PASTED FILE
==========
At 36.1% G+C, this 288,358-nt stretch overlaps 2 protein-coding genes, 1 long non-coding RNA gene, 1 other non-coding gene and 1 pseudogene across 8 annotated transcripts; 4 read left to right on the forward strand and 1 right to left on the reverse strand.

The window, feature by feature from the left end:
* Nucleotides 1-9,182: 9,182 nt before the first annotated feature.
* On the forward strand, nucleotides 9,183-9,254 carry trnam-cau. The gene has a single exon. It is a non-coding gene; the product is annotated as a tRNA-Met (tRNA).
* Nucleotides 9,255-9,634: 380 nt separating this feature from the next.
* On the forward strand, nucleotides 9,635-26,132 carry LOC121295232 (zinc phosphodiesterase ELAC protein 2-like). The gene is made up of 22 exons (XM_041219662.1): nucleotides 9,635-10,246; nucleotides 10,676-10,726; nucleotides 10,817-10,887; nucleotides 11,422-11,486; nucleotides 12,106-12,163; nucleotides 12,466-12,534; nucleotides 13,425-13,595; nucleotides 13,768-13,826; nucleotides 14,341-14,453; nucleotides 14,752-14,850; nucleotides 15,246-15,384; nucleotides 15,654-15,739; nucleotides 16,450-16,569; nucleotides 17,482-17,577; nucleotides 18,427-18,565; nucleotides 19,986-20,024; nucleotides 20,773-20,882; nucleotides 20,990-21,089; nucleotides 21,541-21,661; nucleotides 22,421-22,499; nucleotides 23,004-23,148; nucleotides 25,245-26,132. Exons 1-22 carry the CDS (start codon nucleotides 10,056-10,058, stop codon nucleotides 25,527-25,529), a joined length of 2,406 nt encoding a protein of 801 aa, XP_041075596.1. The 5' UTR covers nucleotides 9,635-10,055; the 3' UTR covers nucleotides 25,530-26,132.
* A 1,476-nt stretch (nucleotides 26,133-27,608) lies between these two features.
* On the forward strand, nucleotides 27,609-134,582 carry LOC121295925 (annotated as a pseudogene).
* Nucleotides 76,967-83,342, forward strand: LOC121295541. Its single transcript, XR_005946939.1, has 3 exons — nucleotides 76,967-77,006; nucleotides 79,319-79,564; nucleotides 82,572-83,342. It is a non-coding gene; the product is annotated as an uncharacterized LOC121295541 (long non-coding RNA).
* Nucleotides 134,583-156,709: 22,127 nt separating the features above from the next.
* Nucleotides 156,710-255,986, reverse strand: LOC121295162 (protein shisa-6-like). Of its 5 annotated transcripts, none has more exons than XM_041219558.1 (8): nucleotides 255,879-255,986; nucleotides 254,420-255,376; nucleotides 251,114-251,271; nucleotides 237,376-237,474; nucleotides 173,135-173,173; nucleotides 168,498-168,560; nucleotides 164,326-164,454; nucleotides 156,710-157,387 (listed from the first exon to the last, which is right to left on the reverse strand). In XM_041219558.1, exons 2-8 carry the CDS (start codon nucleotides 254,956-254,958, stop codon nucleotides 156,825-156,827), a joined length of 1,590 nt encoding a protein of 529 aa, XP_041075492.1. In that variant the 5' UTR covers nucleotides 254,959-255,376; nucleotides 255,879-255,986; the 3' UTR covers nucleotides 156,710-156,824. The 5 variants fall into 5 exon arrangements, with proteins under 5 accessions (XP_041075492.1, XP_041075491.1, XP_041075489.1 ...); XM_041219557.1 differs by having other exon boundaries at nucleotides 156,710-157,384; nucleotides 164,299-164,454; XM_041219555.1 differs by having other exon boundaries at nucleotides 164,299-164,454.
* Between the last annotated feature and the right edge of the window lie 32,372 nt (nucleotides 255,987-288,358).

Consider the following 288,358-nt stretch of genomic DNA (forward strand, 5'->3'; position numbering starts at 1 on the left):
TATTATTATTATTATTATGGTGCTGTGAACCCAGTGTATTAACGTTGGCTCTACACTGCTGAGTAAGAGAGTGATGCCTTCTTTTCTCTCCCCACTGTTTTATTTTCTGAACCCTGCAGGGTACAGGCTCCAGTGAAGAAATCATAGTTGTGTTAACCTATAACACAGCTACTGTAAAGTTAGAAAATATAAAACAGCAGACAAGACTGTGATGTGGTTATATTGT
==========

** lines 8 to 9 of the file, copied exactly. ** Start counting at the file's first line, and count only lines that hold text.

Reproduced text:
* On the forward strand, nucleotides 27,609-134,582 carry LOC121295925 (annotated as a pseudogene).
* Nucleotides 76,967-83,342, forward strand: LOC121295541. Its single transcript, XR_005946939.1, has 3 exons — nucleotides 76,967-77,006; nucleotides 79,319-79,564; nucleotides 82,572-83,342. It is a non-coding gene; the product is annotated as an uncharacterized LOC121295541 (long non-coding RNA).